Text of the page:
Did you ever wonder what babies can see?
Newborns are able to recognize faces, large shapes and bright colors. By 4 months of age infants can focus on smaller objects and distinguish colors. In the first 6 months an infant’s eyes begin to work together to perceive 3 dimensional space. By age 1 an infant’s vision is very much like that of an adult.
When is an infant’s eye color established?
The color of a baby’s eyes and change in the first year of life – most rapidly in the first 6 months. By age 1 year eye color is generally well established.
How do I know if my baby is having trouble with their vision?
By 4 months of age infants should be able to follow objects as they move across their field of view and make steady eye contact. Infants less than 4-6 months will occasionally appear to have a lazy eye or look cross-eyed. This should not occur after this age.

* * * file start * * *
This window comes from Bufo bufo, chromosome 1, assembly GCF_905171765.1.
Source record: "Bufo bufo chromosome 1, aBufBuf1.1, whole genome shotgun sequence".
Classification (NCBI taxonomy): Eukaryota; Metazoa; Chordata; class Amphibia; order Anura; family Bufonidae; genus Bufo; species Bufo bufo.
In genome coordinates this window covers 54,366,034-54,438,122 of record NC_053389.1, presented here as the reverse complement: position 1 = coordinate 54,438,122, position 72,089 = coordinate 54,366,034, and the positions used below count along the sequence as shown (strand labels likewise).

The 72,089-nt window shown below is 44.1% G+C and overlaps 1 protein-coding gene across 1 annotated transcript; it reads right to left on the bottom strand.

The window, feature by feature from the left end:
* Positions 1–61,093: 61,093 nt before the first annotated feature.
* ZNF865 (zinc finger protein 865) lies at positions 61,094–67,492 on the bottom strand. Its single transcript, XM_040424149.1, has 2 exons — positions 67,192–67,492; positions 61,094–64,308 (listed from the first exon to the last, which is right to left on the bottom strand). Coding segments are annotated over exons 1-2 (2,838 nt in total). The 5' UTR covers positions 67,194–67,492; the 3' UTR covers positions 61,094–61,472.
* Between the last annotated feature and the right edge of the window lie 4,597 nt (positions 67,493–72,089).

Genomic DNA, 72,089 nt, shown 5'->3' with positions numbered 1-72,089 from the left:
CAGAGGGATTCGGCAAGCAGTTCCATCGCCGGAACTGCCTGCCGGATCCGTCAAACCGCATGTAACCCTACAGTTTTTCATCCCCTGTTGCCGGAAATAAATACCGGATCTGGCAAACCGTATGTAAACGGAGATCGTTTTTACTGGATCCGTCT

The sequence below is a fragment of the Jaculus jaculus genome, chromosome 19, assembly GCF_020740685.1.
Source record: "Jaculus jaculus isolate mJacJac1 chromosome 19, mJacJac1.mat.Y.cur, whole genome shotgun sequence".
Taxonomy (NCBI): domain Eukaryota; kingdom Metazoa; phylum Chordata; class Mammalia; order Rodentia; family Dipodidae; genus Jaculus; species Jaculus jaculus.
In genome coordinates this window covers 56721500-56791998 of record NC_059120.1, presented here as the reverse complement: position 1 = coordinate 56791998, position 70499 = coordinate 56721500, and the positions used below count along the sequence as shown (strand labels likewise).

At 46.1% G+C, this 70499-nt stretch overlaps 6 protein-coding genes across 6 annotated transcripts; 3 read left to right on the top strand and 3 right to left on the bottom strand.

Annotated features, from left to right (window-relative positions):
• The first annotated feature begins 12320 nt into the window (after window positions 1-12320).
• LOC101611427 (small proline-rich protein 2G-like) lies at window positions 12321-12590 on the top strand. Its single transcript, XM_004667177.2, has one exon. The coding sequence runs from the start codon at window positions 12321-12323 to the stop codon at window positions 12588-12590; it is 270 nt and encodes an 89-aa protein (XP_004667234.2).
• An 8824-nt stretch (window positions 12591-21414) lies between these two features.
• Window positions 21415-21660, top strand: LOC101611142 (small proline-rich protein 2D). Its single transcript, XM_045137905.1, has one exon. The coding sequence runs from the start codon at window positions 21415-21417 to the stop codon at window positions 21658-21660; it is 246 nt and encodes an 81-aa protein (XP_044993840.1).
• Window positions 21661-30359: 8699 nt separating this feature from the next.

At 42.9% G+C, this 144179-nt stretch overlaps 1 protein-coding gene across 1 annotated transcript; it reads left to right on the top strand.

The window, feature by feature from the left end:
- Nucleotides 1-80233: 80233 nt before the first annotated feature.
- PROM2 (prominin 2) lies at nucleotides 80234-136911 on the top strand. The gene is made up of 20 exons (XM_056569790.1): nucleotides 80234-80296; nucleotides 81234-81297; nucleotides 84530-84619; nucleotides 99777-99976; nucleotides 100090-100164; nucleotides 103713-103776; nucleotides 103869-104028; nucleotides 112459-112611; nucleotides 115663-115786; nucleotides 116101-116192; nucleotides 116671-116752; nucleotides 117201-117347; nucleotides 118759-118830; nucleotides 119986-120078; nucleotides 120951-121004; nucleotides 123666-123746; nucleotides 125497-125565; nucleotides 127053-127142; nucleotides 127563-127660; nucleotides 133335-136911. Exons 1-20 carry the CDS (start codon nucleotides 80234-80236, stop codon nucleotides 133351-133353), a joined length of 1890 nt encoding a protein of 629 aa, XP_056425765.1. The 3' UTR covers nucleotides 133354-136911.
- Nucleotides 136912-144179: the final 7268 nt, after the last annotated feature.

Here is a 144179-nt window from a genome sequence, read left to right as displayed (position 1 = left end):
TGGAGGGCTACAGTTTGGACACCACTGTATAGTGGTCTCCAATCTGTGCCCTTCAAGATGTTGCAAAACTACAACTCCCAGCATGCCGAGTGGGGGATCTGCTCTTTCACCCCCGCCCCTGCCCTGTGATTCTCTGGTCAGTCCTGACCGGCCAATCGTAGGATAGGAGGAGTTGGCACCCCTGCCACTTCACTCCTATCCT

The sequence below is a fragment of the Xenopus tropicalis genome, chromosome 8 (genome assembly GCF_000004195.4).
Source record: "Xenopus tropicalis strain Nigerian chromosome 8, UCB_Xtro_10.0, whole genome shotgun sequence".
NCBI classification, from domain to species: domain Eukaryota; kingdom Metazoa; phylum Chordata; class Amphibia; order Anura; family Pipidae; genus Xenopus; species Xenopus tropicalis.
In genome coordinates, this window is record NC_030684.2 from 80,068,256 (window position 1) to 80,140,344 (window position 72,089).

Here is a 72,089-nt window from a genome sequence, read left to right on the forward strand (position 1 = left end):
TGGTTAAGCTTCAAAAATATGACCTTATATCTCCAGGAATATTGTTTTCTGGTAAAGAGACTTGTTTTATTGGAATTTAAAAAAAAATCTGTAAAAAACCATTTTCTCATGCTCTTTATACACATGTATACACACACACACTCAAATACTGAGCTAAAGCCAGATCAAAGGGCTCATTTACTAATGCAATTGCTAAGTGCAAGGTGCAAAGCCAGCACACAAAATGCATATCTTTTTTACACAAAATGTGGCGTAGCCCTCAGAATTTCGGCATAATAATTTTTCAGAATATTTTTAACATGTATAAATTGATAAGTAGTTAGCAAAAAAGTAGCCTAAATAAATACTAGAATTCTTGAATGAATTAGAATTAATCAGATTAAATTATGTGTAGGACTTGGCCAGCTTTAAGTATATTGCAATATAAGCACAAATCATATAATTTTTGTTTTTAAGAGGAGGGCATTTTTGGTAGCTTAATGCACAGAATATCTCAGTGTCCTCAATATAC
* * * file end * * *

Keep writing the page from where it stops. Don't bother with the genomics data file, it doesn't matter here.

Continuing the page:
If everything looks normal could there still be a problem?
Sometimes infants and toddlers have unequal vision with a strong eye and a weaker eye. If the difference is big enough the brain never develops the processing ability for the weaker eye. This is called amblyopia and is the most common cause of pediatric vision loss.
Can this be identified and treated?
Yes! If caught early in life (before age 5 and the earlier the better) corrective lenses will allow normal brain development. At the Fraser Medical Clinic, we recognize the importance of vision in pediatric care and have invested in Visual Photo-Screening to help us identify common eye problems in problems in infants and toddlers. Screening is as simple and painless as taking a picture.
For the right child, early recognition can be vision saving!